Comic book pits healthy food choices against junk food
Amid the variety of foods, crafts and flowers that makes Reading Terminal a sought after experience in Philly, there is a spot, Miscellanea Libri, which satisfies appetites with the rarest titles, hard to find and never heard of new and used books. My visit to the Reading Terminal seven years ago, led me to one of the most amazing children’s health books ever written.
Published in 1995, by Ron Seaborn, The Children’s Health Food Book came out at a time when none of its kind existed, and it is still relevant today. With most health food books geared towards adults, it was refreshing to find a teaching tool that could potentially change the way we understand food and what we eat, designed with kids in mind. This book is ideal in a time when children (and adults) are still facing the same challenges and complexities with food. This consciousness-raising book makes ignorance an excuse of the past.
Seaborn’s creative use of comics simplifies the beauty and demystifies the ugly in the battle between healthy and unhealthy food choices. Seaborn’s good and evil approach is brought to life with a feud between the health guardians and mucus gang. Exposing the truth behind what we eat and how it affects us. With all due respect, Glass man is the transparent being who takes kids on this journey to explore the world of food. He helps them to transform themselves into glass and decipher what happens when they eat the right and wrong foods.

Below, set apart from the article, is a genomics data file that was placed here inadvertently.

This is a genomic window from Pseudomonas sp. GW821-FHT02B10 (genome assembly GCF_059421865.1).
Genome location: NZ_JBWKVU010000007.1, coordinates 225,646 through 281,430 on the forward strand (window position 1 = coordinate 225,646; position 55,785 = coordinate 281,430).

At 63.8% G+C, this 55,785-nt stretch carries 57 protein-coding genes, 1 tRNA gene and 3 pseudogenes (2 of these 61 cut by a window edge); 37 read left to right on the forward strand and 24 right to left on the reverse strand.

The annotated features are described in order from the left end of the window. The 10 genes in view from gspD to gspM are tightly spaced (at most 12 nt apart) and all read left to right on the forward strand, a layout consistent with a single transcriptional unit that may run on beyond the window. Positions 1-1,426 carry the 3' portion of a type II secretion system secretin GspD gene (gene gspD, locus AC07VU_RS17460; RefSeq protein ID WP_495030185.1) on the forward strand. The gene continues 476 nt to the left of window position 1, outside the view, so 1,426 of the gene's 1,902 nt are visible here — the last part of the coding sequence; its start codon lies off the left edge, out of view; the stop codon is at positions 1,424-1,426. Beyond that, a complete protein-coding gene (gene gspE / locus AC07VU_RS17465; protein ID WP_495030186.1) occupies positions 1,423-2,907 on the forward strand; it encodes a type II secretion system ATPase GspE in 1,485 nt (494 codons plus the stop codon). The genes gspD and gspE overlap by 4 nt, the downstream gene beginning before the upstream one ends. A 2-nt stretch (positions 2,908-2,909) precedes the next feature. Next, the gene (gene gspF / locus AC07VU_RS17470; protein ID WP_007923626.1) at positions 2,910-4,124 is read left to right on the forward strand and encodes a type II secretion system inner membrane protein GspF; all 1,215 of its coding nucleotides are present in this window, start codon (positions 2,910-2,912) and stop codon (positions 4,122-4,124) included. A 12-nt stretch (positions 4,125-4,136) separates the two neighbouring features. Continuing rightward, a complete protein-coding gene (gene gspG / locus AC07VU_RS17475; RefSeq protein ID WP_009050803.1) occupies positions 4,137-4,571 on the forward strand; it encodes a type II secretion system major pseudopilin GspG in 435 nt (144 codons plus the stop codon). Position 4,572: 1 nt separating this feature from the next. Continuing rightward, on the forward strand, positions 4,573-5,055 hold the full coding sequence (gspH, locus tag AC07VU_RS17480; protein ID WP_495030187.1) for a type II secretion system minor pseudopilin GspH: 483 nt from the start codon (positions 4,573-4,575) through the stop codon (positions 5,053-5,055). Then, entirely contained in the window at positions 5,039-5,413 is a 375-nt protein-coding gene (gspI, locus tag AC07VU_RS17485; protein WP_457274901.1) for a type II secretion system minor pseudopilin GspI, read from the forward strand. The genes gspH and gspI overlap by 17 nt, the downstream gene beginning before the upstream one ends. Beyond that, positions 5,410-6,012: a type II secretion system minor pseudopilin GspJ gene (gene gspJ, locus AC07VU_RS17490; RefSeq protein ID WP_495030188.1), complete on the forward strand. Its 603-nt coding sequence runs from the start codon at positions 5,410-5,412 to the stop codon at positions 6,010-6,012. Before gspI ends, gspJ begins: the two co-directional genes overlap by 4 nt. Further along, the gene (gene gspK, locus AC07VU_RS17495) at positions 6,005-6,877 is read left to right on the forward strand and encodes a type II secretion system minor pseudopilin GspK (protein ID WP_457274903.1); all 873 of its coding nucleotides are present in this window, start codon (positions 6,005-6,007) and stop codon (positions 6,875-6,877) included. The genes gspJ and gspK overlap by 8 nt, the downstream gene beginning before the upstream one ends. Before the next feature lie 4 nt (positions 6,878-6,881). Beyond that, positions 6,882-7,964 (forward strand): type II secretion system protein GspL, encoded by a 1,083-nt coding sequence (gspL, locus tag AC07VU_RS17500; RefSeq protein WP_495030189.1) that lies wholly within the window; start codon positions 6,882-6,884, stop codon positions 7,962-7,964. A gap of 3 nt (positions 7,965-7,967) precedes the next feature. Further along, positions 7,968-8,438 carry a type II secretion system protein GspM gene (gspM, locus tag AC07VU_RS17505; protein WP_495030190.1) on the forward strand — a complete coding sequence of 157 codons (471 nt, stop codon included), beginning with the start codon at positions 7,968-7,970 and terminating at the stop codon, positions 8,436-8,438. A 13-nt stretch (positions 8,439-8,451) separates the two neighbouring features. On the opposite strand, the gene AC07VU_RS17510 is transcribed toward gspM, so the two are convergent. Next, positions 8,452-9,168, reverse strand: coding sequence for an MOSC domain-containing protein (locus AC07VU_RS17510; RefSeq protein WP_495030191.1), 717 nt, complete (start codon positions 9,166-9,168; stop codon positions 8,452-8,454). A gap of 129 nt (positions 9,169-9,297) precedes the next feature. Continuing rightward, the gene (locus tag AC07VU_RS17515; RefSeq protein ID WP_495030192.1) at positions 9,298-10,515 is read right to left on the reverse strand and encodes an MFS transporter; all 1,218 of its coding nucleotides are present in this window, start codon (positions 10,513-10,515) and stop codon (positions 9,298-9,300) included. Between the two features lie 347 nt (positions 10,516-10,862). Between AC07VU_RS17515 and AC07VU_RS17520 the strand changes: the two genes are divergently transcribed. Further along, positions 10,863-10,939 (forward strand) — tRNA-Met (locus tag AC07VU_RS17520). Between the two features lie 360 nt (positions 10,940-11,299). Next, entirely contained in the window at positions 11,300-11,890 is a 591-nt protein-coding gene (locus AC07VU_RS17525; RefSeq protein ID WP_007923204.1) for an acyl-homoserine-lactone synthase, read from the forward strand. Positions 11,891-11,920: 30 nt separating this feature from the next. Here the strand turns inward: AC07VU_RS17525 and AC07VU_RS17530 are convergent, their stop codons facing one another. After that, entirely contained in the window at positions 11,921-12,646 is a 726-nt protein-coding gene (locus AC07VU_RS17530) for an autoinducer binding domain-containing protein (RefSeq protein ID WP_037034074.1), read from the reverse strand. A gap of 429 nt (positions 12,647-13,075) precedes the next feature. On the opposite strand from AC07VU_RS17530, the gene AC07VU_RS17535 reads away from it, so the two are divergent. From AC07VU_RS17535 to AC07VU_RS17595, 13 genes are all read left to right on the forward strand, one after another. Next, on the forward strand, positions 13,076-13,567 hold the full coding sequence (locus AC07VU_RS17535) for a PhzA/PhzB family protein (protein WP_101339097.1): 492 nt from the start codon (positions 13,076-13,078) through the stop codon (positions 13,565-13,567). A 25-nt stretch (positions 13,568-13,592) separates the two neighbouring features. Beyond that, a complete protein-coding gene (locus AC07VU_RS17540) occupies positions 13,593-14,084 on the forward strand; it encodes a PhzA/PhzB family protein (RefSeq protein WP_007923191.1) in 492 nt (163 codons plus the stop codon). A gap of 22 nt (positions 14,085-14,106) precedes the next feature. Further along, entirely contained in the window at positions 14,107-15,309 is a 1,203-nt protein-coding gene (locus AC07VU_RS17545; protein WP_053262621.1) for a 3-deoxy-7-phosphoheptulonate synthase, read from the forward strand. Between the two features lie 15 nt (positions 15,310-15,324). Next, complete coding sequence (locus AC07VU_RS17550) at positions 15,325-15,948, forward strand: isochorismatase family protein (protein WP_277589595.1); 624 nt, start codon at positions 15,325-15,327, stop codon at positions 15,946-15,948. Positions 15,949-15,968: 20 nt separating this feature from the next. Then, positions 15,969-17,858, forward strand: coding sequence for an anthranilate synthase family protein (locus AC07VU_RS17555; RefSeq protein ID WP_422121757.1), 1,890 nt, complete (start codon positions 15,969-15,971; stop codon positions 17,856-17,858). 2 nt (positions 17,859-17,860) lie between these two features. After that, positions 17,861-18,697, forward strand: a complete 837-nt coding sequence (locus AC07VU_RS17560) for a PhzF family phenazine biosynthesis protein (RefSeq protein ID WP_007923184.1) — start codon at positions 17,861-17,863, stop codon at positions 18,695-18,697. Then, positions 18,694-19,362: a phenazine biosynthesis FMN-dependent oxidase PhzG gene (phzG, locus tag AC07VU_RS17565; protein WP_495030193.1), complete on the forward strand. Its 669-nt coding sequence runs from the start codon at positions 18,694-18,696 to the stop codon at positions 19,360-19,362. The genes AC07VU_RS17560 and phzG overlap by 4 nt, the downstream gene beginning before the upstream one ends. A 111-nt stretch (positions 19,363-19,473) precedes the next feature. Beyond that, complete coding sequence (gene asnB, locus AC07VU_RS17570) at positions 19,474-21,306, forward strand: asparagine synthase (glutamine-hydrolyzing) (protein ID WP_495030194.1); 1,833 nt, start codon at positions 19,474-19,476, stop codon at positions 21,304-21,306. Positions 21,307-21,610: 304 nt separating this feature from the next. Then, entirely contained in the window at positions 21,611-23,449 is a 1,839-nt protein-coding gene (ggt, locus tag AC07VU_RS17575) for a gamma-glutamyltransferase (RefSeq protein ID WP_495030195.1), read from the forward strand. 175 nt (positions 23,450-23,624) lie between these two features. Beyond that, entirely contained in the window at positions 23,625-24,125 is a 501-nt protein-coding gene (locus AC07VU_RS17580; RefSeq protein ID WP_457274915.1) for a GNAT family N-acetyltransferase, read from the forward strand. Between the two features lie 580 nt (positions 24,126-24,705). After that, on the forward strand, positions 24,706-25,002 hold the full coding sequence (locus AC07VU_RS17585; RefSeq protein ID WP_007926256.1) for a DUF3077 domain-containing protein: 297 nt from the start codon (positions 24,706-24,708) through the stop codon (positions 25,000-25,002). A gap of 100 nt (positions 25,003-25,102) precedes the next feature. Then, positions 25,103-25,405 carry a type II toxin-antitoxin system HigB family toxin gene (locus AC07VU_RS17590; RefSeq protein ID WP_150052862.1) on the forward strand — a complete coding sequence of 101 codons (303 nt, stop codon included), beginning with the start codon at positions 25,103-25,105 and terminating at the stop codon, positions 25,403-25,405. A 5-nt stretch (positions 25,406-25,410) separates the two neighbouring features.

Your child will come face to face to the meat monster, the sugar demon, the dairy goon, the starch creature and the mucus monster. All “WANTED” for causing numerous ailments and “other crimes against mankind”. That is until they are rescued by the Health Guardians: Fruitarian Fighter, Grain Crusader, Vegetarian Warrior and Seafood Gladiator. And of course, a happy ending where good must prevail!
This book does the talking and teaching for you and has the graphics to drive it home. Arm yourself for questions, comments or even a diet-altering experience, perhaps motivated by the kids themselves. My kids can’t get enough of it! Have you read it? What did you think? Or do you have another favorite food book for kids?
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